Streaming giant Netflix has removed the LGBTQ tag from the true-crime series “Dahmer- Monster: The Jeffrey Dahmer Story,” after intense backlash from viewers on social media. The streaming platform had initially tagged the series with the LGBTQ tag, vintage crime tag, horror tag, and several others.
The major criticism was that the LGBTQ community didn’t want such negative representation, especially as Netflix typically uses the tag for more positive content, such as “Heartstopper” and “Sex Education.” The series has also been heavily criticized by the families of Dahmer’s victims, including Rita Isbell and Eric Thulhu.
The documentary is currently the most popular series on Netflix in many countries and has amassed over 190 million hours of viewing since it premiered. However, reviews have not been as positive, with one critic calling it “predictable” and “a grim, sepia-toned slog.”
Read on to find out more.
Netflix Removed The LGBTQ Tag From ‘Dahmer’ After Criticism
Netflix took off the LGBTQ tag from the Dahmer documentary series after the intense backlash from viewers on social media. One tweet addressing the use of the tag read, “Anyone else thinks it’s pretty gross of Netflix to list Dahmer under LGBTQ, especially when the True Crime tag would have worked?”
Another viewer tweeted, “Hi Netflix, I implore you to please reconsider having Dahmer with the LGBTQ tag, especially as one of its tags right when you open the app.” In the comment section of both tweets, many other viewers agreed with the sentiment, while some disagreed.
The topic also arose on TikTok after a viral video of a viewer stating that the true-crime series is “not the representation we’re looking for.” Shortly after the tweets and video gained popularity, Netflix removed the tag. However, the streaming giant is yet to make any statements on the removal.
Netflix Typically Uses The Tag For More Positive Content
All films and television series on the Netflix platform are sorted into categories and given tags that work with the search algorithm. These tags help viewers find specific content easily, and the algorithm recommends similar content subsequently.
“Dahmer-Monster: The Jeffrey Dahmer Story” initially had the LGBTQ tag, as well as the ominous, horror, dark, psychological, and vintage crime tags. Dahmer was a gay man, as were many of his victims, which is likely why Netflix used the tag in the first place.
However, the platform typically uses the LGBTQ tag for movies and series with more positive LGBTQ content, and the Dahmer documentary is not a story the community wants to identify with. Some popular, well-rounded titles with the tag include “Young Royals,” “Heartstopper,” and “Sex Education.”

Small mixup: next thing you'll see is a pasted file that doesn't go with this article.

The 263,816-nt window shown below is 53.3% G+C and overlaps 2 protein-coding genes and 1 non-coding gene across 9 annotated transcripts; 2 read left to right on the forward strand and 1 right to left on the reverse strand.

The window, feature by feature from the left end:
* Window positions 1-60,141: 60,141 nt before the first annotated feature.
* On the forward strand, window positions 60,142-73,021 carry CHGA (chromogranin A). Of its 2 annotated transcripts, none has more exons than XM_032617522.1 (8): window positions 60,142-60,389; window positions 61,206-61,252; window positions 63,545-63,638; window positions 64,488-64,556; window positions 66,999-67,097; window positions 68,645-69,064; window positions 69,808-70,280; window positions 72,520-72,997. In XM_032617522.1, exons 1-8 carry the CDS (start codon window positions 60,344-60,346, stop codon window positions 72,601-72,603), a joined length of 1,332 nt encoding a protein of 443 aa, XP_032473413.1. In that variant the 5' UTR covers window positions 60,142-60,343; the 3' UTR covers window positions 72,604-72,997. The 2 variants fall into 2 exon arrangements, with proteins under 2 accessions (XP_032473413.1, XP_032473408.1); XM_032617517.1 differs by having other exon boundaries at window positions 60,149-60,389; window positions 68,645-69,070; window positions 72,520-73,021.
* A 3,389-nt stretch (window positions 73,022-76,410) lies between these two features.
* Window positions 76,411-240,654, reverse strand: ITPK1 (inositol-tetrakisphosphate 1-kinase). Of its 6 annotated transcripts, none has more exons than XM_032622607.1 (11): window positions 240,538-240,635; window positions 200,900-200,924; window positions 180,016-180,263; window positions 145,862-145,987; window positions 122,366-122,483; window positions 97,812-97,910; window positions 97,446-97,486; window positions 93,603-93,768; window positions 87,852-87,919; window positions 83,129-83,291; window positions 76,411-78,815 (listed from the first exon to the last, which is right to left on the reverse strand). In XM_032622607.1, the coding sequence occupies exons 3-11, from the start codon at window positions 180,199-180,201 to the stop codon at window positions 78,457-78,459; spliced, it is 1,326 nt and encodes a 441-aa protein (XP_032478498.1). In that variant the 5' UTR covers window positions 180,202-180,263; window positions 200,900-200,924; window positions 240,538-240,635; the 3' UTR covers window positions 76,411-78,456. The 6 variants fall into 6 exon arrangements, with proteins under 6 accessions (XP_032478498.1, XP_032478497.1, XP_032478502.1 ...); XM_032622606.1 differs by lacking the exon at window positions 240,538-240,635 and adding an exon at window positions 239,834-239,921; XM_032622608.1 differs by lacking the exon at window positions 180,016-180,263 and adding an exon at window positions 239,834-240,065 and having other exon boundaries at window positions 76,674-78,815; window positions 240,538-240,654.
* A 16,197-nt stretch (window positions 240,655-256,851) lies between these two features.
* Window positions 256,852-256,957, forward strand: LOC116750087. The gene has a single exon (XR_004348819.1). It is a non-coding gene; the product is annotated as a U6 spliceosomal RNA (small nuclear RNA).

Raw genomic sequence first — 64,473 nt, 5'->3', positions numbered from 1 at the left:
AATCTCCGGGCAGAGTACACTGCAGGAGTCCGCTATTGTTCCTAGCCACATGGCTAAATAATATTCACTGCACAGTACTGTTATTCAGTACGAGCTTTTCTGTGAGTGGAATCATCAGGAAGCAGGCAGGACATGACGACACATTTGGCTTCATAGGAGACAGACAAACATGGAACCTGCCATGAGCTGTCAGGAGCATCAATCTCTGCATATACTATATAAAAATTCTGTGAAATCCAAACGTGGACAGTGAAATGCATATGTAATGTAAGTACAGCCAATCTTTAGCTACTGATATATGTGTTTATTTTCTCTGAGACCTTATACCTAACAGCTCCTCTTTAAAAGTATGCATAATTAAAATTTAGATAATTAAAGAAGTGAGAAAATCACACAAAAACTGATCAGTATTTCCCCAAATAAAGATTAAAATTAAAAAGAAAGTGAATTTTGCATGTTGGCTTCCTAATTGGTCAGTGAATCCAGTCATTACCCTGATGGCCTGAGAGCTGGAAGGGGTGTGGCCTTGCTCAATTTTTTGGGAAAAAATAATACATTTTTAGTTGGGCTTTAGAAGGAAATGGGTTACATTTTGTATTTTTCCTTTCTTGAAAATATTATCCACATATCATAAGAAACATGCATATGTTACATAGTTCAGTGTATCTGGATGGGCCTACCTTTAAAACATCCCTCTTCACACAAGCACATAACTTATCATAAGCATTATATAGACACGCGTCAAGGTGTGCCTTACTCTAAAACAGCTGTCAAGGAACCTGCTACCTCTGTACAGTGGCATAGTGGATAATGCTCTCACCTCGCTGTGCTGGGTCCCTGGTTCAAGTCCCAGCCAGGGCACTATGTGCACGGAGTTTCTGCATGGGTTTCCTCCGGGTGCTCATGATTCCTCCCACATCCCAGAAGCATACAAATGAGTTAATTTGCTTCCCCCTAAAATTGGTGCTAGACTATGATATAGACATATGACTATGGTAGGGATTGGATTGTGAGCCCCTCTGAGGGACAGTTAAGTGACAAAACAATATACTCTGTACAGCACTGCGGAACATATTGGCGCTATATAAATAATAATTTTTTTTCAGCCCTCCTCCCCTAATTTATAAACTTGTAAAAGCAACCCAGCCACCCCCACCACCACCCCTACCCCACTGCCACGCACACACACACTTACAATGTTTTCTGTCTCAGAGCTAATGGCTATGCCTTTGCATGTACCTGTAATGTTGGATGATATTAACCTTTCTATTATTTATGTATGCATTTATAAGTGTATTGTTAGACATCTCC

The Victims’ Families Criticized The Series
The series has also been at the receiving end of intense criticism from Dahmer’s victims’ families. Rita Isbell, the sister of Errol Lindsey, one of Dahmer’s victims, recently wrote an essay for Insider.
In the essay, Isbell said it greatly bothered her to see the platform recreate her victim impact statement from Dahmer’s famous 1992 trial. She wrote, “I could even understand it if they gave some of the money to the victims’ children.… The victims have children and grandchildren.”
Isbell’s essay continued, “If the show benefited them in some way, it wouldn’t feel so harsh and careless. It’s sad that they’re just making money off of this tragedy. That’s just greed.”
Another relative, Eric Thulhu, tweeted, “I’m not telling anyone what to watch, I know true crime media is huge [right now], but if you’re actually curious about the victims, my family (the Isbell’s) are pissed about this show. It’s retraumatizing over and over again, and for what? How many movies/shows/documentaries do we need?”
The ‘Dahmer’ Series Has Received Millions Of Views
The Dahmer documentary is currently one of the most popular series on Netflix. The streamer revealed that its subscribers worldwide had spent over 190 million hours watching the series since it premiered. It now has the most watched debut since the “Stranger Things” season 4 debut.
Despite the immense viewership, reviews for the series have been less positive. A Variety review by TV critic Caroline Framke criticized the show for being too “predictable.” She also wrote, “It’s a grim, sepia-toned slog that rarely justifies its own existence.”
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